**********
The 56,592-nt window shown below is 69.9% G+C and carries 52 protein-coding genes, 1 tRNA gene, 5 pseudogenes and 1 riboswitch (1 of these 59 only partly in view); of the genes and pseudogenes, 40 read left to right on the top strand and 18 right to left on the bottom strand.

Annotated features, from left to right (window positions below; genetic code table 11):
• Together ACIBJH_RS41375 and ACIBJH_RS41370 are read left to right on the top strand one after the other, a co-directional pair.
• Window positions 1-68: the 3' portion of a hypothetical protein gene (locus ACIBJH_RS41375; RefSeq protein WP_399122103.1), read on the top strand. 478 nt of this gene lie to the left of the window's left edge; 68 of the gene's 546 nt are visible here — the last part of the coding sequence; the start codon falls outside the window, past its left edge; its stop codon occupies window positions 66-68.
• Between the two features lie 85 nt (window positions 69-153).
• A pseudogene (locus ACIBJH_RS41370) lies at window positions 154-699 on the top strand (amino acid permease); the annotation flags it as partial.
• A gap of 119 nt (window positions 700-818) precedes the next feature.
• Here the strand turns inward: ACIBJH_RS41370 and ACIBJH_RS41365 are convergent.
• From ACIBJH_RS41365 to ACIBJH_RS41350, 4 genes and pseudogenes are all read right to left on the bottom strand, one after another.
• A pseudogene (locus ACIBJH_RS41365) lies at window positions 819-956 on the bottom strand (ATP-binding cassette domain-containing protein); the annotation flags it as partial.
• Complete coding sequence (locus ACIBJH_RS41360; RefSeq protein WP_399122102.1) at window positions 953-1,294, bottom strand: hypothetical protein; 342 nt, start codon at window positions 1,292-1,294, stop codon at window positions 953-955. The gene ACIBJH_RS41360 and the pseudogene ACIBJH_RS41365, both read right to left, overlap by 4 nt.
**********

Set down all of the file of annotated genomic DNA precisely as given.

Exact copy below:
The 56,592-nt window shown below is 69.9% G+C and carries 52 protein-coding genes, 1 tRNA gene, 5 pseudogenes and 1 riboswitch (1 of these 59 only partly in view); of the genes and pseudogenes, 40 read left to right on the top strand and 18 right to left on the bottom strand.

Annotated features, from left to right (window positions below; genetic code table 11):
• Together ACIBJH_RS41375 and ACIBJH_RS41370 are read left to right on the top strand one after the other, a co-directional pair.
• Window positions 1-68: the 3' portion of a hypothetical protein gene (locus ACIBJH_RS41375; RefSeq protein WP_399122103.1), read on the top strand. 478 nt of this gene lie to the left of the window's left edge; 68 of the gene's 546 nt are visible here — the last part of the coding sequence; the start codon falls outside the window, past its left edge; its stop codon occupies window positions 66-68.
• Between the two features lie 85 nt (window positions 69-153).
• A pseudogene (locus ACIBJH_RS41370) lies at window positions 154-699 on the top strand (amino acid permease); the annotation flags it as partial.
• A gap of 119 nt (window positions 700-818) precedes the next feature.
• Here the strand turns inward: ACIBJH_RS41370 and ACIBJH_RS41365 are convergent.
• From ACIBJH_RS41365 to ACIBJH_RS41350, 4 genes and pseudogenes are all read right to left on the bottom strand, one after another.
• A pseudogene (locus ACIBJH_RS41365) lies at window positions 819-956 on the bottom strand (ATP-binding cassette domain-containing protein); the annotation flags it as partial.
• Complete coding sequence (locus ACIBJH_RS41360; RefSeq protein WP_399122102.1) at window positions 953-1,294, bottom strand: hypothetical protein; 342 nt, start codon at window positions 1,292-1,294, stop codon at window positions 953-955. The gene ACIBJH_RS41360 and the pseudogene ACIBJH_RS41365, both read right to left, overlap by 4 nt.